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Remarkable Color Negative clips


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#1 steve hyde

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Posted 28 November 2005 - 08:59 PM

I had a conversation with Myron Lenenski at CinePost in Atlanta this morning. He is strongly suggesting I shoot my upcomming Super 8 short with an anamorphic adaptor on the lens. I have never used one.
He told me anamorphic will look better projected DigiBeta at film festivals.

I was reminded of this excellent footage shot by Yemi and posted at Filmshooting.com I found the clips and viewed them again. Looks like S16 to me.....

http://www.filmshoot...b8999b699d535d0


Opinions on S8 anamorphic for DigiBeta projection? Pros? Cons?

Thanks in advance,

Steve
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#2 David Mullen ASC

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Posted 28 November 2005 - 09:12 PM

Well, a 1.5X squeeze on Super-8 gives you a 1.995 : 1 aspect ratio when unsqueezed. 16x9 anamorphic (digi-beta or not) is 1.78 : 1, so you'd be cropping the sides of the frame to get 1.995 to fill 1.78, versus shooting 1.33 and cropping top & bottom to get 1.78.

So whether it's worth it all depends on the quality of the anamorphic lens, although technically you'd be better off with a 1.33X squeeze, not a 1.5X squeeze. A lot of anamorphic lens adaptors give you softer focus, so it sort of counteracts any improvements in grain.

The clips look great. In his case, since this was just for video presentation, he could letterbox to his odd nearly 2:1 ratio and not crop.
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#3 santo

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Posted 28 November 2005 - 09:44 PM

It's hard to tell exactly how good this footage looks as it's half-size and mpeg4 compressed. But like I said originally in that thread, that V2 200t is great in super 8, Kodak should introduce V2 100t in super 8 ASAP, and the pressure plate works well to produce a firm image in cameras that need it.

However, you're going to get a softer image this way. There's no getting around it. Maybe that doesn't matter with your project?

I'm wondering what workflow this guy is proposing. Is it:

Compressed image on your film - digitized as it is - then back to you to decompress on your computer for editing and finishing? Or do they send it back to you already widescreen? Or is there some other scenario?

Steve, for a guy instantly poo-pooing a little extra money for prime lenses and uncompressed super 8 transfers, you seem pretty willing to consider expensive anamorphic lenses and digibeta widescreen. ;)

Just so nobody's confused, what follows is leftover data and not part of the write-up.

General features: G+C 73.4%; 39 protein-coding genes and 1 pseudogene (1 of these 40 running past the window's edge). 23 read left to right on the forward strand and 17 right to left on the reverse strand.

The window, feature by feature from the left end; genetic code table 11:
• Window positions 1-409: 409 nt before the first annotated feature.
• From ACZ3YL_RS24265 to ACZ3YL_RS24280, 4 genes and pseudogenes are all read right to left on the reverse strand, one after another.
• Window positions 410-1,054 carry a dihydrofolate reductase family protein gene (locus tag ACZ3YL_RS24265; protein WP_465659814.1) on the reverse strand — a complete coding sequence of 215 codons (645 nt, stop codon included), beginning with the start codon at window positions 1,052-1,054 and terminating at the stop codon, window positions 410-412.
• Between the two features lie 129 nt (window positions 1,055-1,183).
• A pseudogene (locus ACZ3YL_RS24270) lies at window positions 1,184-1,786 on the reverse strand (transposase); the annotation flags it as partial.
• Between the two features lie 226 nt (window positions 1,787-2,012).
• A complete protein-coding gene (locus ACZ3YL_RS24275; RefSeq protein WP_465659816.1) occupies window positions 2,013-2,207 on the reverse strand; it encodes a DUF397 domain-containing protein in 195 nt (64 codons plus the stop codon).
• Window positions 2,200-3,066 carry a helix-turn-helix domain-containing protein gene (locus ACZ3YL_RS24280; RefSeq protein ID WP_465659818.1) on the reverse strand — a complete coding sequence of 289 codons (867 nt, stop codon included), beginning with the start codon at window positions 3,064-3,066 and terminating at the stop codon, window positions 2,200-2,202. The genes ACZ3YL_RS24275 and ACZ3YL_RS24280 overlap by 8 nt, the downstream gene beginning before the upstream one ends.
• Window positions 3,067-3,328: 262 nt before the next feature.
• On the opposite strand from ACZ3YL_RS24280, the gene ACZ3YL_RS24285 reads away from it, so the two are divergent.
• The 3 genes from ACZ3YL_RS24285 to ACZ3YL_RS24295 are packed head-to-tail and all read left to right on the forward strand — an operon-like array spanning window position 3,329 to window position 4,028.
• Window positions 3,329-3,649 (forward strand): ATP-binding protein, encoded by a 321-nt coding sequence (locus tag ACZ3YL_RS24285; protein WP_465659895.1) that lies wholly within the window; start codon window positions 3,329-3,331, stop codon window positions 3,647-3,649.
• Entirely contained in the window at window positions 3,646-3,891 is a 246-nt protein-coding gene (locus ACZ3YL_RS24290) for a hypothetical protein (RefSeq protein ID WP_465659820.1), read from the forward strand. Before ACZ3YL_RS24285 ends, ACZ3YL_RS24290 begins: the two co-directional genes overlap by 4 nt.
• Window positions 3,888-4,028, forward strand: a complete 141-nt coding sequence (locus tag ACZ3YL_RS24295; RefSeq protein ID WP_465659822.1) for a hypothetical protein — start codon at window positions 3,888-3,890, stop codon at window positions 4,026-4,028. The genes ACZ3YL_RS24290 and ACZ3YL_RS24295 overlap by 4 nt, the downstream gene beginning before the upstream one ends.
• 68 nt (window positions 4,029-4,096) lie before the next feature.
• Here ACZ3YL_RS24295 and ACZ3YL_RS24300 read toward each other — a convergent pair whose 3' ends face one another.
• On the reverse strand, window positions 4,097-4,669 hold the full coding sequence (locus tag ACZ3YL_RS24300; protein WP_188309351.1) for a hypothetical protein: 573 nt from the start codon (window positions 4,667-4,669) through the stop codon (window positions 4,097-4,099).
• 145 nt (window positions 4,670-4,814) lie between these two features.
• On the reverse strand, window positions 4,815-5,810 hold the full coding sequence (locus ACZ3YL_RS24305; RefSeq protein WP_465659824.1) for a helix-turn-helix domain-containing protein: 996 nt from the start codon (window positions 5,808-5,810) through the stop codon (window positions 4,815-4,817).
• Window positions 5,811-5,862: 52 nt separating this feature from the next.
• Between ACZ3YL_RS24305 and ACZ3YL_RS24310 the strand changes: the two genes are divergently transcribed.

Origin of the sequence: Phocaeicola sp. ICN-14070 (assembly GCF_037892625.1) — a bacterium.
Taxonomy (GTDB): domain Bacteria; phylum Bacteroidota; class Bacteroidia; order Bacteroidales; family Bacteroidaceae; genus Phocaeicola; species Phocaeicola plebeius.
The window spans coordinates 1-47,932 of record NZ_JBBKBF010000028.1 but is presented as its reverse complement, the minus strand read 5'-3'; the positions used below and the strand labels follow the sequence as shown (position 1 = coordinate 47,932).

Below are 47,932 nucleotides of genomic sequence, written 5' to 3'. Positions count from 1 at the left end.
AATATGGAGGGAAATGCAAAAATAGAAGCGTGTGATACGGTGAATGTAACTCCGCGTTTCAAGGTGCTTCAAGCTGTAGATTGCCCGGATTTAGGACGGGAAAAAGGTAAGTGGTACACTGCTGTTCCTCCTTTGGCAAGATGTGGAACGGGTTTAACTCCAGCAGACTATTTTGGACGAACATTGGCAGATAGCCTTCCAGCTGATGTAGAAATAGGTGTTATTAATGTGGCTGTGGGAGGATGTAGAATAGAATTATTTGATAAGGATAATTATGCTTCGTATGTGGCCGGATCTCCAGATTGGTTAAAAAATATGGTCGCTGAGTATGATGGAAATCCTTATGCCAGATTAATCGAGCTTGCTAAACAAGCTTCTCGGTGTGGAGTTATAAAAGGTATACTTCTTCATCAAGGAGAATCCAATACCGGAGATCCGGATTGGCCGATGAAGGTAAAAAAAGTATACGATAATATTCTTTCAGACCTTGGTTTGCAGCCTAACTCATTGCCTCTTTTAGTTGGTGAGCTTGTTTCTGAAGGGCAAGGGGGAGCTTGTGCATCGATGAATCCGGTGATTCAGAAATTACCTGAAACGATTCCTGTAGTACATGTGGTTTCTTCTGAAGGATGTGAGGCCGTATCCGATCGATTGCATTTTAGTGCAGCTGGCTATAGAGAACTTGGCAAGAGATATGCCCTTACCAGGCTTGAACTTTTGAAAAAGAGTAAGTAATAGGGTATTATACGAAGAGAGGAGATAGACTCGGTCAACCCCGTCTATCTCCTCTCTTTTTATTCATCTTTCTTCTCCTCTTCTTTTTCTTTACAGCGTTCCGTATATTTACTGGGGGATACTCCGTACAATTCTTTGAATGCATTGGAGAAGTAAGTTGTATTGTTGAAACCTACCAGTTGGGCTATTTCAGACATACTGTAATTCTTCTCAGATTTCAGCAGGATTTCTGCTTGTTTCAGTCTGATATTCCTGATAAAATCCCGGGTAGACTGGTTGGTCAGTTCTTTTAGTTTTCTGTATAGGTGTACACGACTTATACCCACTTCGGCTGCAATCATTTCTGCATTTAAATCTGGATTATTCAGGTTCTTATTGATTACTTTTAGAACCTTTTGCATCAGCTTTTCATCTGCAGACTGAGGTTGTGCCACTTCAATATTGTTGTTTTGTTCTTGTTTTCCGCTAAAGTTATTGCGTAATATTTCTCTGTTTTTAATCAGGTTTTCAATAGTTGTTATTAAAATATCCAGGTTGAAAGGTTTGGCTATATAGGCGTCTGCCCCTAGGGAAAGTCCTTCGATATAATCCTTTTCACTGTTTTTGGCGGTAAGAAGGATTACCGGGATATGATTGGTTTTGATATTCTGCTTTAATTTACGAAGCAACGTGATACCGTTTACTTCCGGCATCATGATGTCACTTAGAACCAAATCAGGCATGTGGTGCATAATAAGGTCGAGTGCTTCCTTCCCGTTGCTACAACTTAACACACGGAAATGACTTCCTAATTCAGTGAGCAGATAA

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#4 steve hyde

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Posted 28 November 2005 - 10:26 PM

Thanks David. I'll be doing a bit of homework on using anamorphic adaptors in the near future. The lens Yemi used is high priced for a starving student like myself. It's a bit weird for me because I'm learning filmmaking in an NLE world where everything is made into awkward little quick time clips. I feel left in the dark on the ins and outs of projecting the final film. Fortunately, I will be screening some DigiBeta samples of my work at "Modern Digital" here in Seattle in the near future - yet even then they have to capture the footage to hard disk before projecting it, which makes it something other than a DigiBeta projection in the end. I need to talk to some projection experts before I go off and do something stupid. That said, anyone reading this with suggestions - please suggest away..

Santo, Yes..I'm poo pooing myself for buying a prime lens for my Beaulieu :blink: Now the guys at the post house are going anamorphic on me!! Personally I like 4:3 and will likely visually design my film to be shot in that aspect ratio....just measuring options at this point.

My workflow is a double system post that looks a lot like this one:

http://kbase.communi...ow_parameters=1
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#5 Rod Otaviano

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Posted 29 November 2005 - 01:44 AM

Thanks David. I'll be doing a bit of homework on using anamorphic adaptors in the near future. The lens Yemi used is high priced for a starving student like myself.


Yeah, I think the lens he used was an ISCORAMA 54 1.5x.

It's a little bit difficult to find but I saw one on Ebay a few weeks ago. It was sold for $385.00

http://cgi.ebay.com/...1QQcmdZViewItem
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#6 John Pytlak RIP

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Posted 29 November 2005 - 09:04 AM

The KODAK VISION2 Color Negative Films have amazing exposure latitude. Don't be afraid to give an extra stop of exposure to the films to give "richer" blacks, more shadow detail, and reduce the graininess. Exposing the 200T 7217 as an EI-100 film or the 500T 7218 as an EI-250 film should produce surprisingly good images.
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